Long-term and high-dose Mg++ trisilicate should be avoided, especially in the third trimester, as it may lead to contractions. Na+ bicarbonate should be avoided since it may lead to edema and hypertension. Those that contain aluminum may result in constipation.
Sucralfate As an aluminum salt that acts by inhibiting pepsin activity, sucralfate seems to be safe since it is not absorbed from the gastrointestinal tract [11,12]. Sucralfate is taken orally as 1 g three times daily but should this proves inadequate, it may be combined with lifestyle changes together with antacid + alginic acid treatment. No maternal or fetal side effects associated with sucralfate have been reported.
H2 receptor antagonist: Of the H2 receptor antagonists, ranitidine is FDA category B, while information on others is limited, and they may possibly be safe.
Differential Diagnosis Gallstones, stomach/esophageal cancer, peptic ulcer, esophageal motility disorders, drug-related esophagitis and eosinophilic esophagitis should be considered.
Prokinetic agents Data on their efficacy and safety in pregnancy is insufficient.
PPI The most efficient medical treatment choice in relieving reflux symptoms and treating esophagitis in the general population is currently the proton-pump inhibitors and they are commonly used. There are, however, some side effects associated with their long-term use. Omeprazole is a FDA category B drug, while information on others is limited, and they may possibly be safe [14-17].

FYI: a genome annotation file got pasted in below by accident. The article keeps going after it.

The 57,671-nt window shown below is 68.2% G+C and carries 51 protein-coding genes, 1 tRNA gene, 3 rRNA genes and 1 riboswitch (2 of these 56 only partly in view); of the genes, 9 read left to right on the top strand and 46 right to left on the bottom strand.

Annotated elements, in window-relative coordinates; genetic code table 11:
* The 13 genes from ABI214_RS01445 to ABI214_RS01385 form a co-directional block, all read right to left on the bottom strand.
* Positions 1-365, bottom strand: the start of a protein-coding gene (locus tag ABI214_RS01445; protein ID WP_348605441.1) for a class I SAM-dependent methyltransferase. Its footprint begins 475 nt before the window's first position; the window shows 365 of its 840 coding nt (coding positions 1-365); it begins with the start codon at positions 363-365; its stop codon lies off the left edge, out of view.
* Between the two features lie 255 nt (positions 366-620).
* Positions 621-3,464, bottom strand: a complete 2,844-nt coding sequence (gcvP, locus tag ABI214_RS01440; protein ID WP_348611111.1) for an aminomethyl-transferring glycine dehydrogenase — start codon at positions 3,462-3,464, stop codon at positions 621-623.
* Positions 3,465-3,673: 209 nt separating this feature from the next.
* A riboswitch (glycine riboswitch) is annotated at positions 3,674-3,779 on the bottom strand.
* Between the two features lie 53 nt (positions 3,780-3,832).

Herbal methods: Ginger, chamomile, thymus, valerian, fenugreek, green tea, olibanum (oil derived from the sweetgum tree native to tropical zones) and quince sauce can be used. One study investigated quince sauce and ranitidine, and obtained comparable results .
In conclusion, gastroesophageal reflux in pregnancy is common but is well-managed with appropriate diet and medical treatment.
Figure 1: The acid pocket: A highly acidic fluid mass (average pH 1.6) that remains over the gastric content following a meal. This “pocket” is larger in reflux patients (diameter: 4-6 cm) [13,14]. Acid pockets form in the fundus following meals and reflux symptoms develop if escape occurs from here into the esophagus. It has been demonstrated in studies that alginate forms a layer on the fundus pocket and isolates the acid pocket from the esophagus.